5 Things Holding Your Reading Speed BackThese five habits can be hard to kick, but the pay-off when you do is invaluable.
Reading faster isn’t like flicking a switch that suddenly means you can read at twice the speed when you want! Before moving forward with increasing your reading speed, you need to eliminate some bad habits you may have had since childhood.
1. Re-reading what you’ve just read
Something most of us are guilty of is going back through something we just read because we can’t remember what it said.
Up to 30% of reading time may be spent re-reading, which isn’t consistent with reading faster!
Eliminating this habit can be difficult, but by consciously forcing yourself not to re-read, you will eventually do it less often.
(If you just read this section and thought “wait, what did that say? I’ll read that again.” Then that’s exactly what’s stopping you from reading faster!)
2. Not focusing on what you’re reading
A lack of focus while you’re reading causes your mind to wander, which often means you need to re-read.
Instead of taking in the information, you may start thinking about what’s for lunch, which definitely slows down your reading!
A simple way of increasing focus is actually increasing reading speed.
Your mind has more chance of wandering when reading slowly, whereas reading faster requires your full concentration.
Also known as your constant companion- the voice inside your head.
This voice can hold you back when you try to read quicker as the eyes move faster than talking speed.
When you see a ‘Stop’ sign, you can see the word without hearing it. This is what you should be aiming to do when reading the text.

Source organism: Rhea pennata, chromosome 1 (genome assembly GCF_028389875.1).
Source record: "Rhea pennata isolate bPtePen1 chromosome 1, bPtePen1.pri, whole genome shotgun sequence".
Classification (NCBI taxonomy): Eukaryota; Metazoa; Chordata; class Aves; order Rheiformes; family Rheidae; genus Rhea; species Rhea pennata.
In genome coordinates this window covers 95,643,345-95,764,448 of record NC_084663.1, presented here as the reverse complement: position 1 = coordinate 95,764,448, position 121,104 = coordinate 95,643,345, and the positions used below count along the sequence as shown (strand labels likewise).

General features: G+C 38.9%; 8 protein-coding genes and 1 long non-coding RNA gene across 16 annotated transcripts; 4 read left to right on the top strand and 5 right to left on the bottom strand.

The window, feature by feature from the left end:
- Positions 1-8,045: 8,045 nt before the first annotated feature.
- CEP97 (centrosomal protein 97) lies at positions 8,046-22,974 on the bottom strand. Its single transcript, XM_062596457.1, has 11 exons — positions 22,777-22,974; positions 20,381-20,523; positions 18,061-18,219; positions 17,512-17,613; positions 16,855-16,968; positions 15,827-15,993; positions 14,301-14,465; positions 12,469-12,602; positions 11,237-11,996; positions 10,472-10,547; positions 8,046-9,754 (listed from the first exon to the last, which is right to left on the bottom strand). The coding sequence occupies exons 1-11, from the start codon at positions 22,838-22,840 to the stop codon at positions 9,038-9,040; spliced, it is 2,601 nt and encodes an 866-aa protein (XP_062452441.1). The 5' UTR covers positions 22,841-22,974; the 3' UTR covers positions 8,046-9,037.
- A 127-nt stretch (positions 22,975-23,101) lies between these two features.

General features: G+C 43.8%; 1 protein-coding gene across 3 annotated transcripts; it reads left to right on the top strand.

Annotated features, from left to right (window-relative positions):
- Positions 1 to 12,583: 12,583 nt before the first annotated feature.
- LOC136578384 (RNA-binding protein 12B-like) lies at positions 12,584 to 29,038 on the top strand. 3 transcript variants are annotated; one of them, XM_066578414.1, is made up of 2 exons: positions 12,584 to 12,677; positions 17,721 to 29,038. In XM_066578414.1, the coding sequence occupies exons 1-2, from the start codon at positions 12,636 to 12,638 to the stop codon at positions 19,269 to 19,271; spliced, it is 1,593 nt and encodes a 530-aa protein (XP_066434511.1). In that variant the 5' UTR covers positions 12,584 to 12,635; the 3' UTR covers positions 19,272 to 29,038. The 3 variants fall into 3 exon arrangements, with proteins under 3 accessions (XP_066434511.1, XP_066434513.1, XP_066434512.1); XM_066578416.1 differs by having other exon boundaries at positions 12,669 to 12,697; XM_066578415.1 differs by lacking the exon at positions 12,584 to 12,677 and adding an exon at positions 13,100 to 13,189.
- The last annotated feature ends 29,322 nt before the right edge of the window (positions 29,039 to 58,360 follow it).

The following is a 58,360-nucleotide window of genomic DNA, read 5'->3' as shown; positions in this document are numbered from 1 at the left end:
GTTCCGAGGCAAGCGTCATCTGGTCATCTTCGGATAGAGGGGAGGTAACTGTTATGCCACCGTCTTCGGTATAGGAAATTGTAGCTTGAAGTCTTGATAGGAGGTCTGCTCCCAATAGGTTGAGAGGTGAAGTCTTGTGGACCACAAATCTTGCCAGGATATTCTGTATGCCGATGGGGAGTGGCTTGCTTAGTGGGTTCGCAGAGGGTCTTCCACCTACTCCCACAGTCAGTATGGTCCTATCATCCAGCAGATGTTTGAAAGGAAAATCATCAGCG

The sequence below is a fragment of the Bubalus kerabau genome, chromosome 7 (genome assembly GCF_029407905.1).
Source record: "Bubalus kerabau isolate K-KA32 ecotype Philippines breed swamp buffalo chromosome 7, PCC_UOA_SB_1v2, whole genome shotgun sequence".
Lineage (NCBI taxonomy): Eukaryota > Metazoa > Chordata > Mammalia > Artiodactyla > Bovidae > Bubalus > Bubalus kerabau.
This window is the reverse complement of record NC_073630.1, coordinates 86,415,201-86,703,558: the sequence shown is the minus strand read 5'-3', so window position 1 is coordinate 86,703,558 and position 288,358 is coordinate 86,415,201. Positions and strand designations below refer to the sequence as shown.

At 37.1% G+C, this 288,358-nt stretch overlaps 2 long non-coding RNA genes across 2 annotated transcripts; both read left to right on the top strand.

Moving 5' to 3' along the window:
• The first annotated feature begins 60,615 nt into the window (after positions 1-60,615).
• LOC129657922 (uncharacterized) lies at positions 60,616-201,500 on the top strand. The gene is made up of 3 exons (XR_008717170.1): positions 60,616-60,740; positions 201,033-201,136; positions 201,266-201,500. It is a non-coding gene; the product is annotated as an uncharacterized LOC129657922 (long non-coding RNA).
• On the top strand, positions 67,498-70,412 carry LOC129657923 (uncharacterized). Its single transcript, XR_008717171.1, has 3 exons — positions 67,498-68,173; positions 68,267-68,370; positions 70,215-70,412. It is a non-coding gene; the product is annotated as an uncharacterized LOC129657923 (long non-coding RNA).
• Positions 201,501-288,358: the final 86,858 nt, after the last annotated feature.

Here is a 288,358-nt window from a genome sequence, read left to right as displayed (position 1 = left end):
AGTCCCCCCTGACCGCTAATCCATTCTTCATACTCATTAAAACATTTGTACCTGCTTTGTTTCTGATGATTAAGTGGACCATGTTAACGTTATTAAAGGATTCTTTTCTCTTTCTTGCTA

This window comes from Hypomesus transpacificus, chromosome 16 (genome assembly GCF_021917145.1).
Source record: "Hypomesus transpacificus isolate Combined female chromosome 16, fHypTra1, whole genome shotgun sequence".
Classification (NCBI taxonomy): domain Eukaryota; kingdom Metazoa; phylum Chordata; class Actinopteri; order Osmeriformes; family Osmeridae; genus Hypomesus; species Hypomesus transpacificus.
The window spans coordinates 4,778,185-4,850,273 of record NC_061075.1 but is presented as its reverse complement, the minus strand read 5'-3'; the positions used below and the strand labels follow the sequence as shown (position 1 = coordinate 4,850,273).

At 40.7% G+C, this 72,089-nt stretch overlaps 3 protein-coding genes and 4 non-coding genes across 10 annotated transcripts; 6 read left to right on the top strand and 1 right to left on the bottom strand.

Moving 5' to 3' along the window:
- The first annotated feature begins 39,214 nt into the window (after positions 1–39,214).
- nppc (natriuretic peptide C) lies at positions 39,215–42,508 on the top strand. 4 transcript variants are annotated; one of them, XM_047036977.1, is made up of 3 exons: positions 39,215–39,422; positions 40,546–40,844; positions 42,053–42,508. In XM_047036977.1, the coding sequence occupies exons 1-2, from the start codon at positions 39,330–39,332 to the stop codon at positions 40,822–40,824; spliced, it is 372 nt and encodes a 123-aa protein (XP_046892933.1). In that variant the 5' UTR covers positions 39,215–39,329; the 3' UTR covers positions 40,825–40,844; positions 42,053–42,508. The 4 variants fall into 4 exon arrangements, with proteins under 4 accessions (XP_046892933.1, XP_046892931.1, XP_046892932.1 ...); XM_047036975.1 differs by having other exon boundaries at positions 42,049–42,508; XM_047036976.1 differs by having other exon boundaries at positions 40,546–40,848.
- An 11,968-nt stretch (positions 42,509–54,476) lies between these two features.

Trying to read without the voice can be difficult, and the more you try, the more you think about it so the harder it is to switch off!
But with some low-level distractions like tapping on the table or pressing your tongue against the roof of your mouth, it can be easier for you to focus and read quicker.
4. Too many fixations per line
The average person has 10-12 fixations per line, which means they stop and read every word.
Not only does this slow down reading speed, it also tires the eyes. When reading new words, stopping is understandable.
However, when the words and phrases are familiar, the eyes are capable of reading without stopping so often.
By increasing the efficiency of your eyes, reading speed will also increase.
5. Not utilising peripheral vision
Linked to the above point, if you don’t use your peripheral vision, you can only read one word at a time.
By seeing the words either side of a word, you will only need around three ‘fixations’ per line as you can process more information at a time.
You shouldn’t lose any understanding, rather, it should help you get the bigger picture much quicker.
By addressing these points and working on them regularly, you will find yourself able to read quicker.
Once you have improved these fundamental points, then you can step up and start utilising speed-reading methods to whizz through books even faster!
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